“Congress shall make no law respecting an establishment of religion, or prohibiting the free exercise thereof; or abridging the freedom of speech, or of the press; or the right of the people to peaceably assemble, and to petition the Government of a redress of grievances.’’

Thomas Jefferson once claimed, “A democracy cannot be both ignorant and free.” John Adams predicted the success of America’s republican form of government would prove dependent upon the virtue and morality of her people; and that virtue and morality are necessarily founded upon religion; by which the founding Fathers meant the Christian Religion.

The framers and writers of our Constitution were convinced that the State must be held accountable to the authority of higher ethical and spiritual standard, what the framers described as “the Natural Law” or the “Law of Nature’s God.” The Constitution and the Bill of Rights were born out of a deep understanding and collective rejection by our Founding Fathers of the human rights abuses they had observed in Europe; and were determined to not see repeated in the new Republic.

The enemy of abuse is freedom.

The enemy of freedom is abuse.

Hartley Coleridge asked the question; “But what is freedom? Rightly understood, a universal license to be good.”

What is freedom? The license to do as one wishes or the freedom to make the right choice?

The champions of freedom in a free society are; to worship, to speak, to publish, and to fellowship and to gather and remind each other of these freedoms.

The first amendment contains five freedoms;

1. Religion

2. Speech

3. Press

4. Assembly

5. Petition

The Constitution prohibits government from establishing a state sponsored church and compelling its citizens to join that church and believe the tenants of that church. It protects each person’s right to practice or not practice any faith without government interference.

The first Amendment guarantees that people have the right to speak freely without government interference.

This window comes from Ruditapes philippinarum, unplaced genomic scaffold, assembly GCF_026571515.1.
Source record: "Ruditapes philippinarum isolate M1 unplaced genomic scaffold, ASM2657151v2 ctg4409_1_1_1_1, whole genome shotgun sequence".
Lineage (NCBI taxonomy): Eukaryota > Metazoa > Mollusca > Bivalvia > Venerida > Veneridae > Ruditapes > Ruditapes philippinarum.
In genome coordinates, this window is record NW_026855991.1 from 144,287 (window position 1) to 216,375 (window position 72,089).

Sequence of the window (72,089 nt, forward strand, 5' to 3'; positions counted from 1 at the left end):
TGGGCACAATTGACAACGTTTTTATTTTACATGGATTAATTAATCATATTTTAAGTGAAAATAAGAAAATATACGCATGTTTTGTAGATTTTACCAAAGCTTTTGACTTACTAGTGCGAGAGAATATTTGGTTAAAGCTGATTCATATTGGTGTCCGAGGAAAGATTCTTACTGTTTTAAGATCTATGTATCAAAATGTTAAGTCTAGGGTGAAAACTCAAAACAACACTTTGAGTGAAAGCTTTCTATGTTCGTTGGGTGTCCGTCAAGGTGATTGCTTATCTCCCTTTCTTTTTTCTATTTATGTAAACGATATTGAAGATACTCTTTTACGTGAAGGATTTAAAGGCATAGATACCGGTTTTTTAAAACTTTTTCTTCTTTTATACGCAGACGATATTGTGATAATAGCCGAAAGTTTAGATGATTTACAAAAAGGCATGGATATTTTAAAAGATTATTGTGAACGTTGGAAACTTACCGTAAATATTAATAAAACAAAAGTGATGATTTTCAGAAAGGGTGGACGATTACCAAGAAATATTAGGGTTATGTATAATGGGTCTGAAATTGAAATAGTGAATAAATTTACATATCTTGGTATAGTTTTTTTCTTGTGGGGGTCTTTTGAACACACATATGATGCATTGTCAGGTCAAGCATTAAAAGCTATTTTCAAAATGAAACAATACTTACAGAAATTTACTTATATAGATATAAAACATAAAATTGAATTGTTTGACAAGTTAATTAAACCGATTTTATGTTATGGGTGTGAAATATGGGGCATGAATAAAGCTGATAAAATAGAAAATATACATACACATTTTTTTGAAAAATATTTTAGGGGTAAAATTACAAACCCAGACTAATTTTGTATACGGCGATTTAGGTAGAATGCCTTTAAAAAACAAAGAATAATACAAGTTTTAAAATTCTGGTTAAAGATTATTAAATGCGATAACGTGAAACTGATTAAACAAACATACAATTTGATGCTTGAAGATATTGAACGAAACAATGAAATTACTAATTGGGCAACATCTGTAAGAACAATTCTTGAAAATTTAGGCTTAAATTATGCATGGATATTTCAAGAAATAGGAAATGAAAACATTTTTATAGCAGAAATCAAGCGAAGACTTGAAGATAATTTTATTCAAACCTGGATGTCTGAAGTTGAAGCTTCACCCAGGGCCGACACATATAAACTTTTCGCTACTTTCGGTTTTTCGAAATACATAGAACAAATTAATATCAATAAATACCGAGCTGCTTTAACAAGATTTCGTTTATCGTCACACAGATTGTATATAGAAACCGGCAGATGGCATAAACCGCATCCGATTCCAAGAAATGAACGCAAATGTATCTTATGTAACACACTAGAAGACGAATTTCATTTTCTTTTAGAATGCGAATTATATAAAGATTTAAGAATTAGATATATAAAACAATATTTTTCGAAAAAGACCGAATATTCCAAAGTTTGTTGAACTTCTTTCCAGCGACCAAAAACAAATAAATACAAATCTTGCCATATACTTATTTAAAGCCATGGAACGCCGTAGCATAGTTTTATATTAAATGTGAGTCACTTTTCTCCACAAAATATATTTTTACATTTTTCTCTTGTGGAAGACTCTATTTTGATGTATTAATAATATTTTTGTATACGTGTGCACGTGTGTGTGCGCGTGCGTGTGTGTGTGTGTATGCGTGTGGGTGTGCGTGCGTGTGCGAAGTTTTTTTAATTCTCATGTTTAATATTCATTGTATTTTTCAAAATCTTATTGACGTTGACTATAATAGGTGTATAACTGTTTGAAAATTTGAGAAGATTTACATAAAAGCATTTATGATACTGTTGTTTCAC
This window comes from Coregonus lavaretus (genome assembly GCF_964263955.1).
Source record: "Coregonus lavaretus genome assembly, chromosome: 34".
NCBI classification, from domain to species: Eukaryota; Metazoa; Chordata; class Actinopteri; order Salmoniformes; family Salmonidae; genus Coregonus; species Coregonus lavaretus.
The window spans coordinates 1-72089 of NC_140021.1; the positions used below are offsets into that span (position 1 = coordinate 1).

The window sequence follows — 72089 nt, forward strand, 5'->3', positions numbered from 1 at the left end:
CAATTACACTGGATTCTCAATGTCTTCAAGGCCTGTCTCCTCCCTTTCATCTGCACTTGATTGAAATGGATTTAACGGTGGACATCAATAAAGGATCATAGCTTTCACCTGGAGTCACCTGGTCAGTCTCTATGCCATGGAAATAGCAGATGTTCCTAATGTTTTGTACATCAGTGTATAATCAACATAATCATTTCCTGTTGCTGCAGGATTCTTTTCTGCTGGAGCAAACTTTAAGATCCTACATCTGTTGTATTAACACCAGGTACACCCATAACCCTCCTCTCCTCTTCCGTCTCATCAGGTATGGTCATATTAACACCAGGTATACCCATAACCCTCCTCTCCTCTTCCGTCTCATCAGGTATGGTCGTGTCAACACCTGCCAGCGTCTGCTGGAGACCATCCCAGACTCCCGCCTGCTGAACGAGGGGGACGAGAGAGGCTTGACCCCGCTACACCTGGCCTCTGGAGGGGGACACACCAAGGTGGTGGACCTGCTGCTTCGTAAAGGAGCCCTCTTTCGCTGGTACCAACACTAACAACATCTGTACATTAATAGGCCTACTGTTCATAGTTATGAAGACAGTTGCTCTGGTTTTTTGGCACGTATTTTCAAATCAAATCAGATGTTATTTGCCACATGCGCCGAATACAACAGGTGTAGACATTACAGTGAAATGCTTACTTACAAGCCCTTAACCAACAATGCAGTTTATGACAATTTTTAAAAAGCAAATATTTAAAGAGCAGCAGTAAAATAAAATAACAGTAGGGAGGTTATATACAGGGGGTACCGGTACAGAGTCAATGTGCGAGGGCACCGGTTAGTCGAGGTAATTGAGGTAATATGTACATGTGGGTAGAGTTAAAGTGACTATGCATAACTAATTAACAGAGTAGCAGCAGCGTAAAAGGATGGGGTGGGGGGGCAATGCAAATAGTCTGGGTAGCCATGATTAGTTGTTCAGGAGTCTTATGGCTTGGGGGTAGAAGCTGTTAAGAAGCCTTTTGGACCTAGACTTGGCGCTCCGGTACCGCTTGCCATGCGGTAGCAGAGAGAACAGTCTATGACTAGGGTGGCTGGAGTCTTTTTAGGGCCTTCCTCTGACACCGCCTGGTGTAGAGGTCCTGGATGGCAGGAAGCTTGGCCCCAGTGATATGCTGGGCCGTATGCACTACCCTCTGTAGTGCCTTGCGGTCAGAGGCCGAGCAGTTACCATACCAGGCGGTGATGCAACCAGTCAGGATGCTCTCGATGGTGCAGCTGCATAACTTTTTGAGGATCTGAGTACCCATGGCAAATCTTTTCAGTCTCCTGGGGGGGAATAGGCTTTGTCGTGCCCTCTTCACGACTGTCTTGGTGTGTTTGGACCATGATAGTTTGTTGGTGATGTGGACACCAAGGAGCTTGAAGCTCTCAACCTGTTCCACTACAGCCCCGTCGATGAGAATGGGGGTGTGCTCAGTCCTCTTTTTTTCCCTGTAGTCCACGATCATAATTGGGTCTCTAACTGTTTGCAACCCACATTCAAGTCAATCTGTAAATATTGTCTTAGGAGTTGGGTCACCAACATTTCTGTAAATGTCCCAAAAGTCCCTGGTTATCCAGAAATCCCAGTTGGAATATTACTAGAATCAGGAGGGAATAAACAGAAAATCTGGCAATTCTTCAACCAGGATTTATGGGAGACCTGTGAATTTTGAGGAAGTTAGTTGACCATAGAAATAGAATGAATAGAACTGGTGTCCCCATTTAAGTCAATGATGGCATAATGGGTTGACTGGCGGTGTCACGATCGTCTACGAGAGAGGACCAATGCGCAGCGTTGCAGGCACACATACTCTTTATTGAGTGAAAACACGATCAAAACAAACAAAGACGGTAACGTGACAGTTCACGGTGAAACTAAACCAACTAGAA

The First Amendment guarantees that the press will be able to publish news, information, and opinion without government interference. This also means that individual citizens; the people of the United States, also have the right to publish their own papers, newsletters, magazines, radio and television shows, blog spots and internet publishing sites without government interference.

The First Amendment guarantees the right of the people to march, to protest, demonstrate, carry placards; to express their views in a non-violent manner. It also means that people can join, associate, and otherwise interact with other people, organizations and groups without government interference.

The First Amendment guarantees the right of the people to appeal to their government; to affirm or deny its policies; whether those policies personally affect them or not. The citizen has the right to voice opposition or support, to gather petitions and signatures; to lobby legislative bodies for or against legislative proposals, laws and other enactments.

In a recent poll: “37 percent of those polled couldn’t name even one of the five freedoms guaranteed by the First Amendment. Those freedoms are: the right to worship, speak, publish, assemble and raise grievances with the government.”

William Havard wrote, “The greatest glory of a free born people, is to transmit that freedom to their children.” How can we with a clear conscience promote freedom to our future generation and leave them ignorant of what those freedoms are? Was Thomas Paine correct when he told our Founding Fathers “Those who expect to reap the blessings of freedom, must, like men, undergo the fatigues of supporting it?”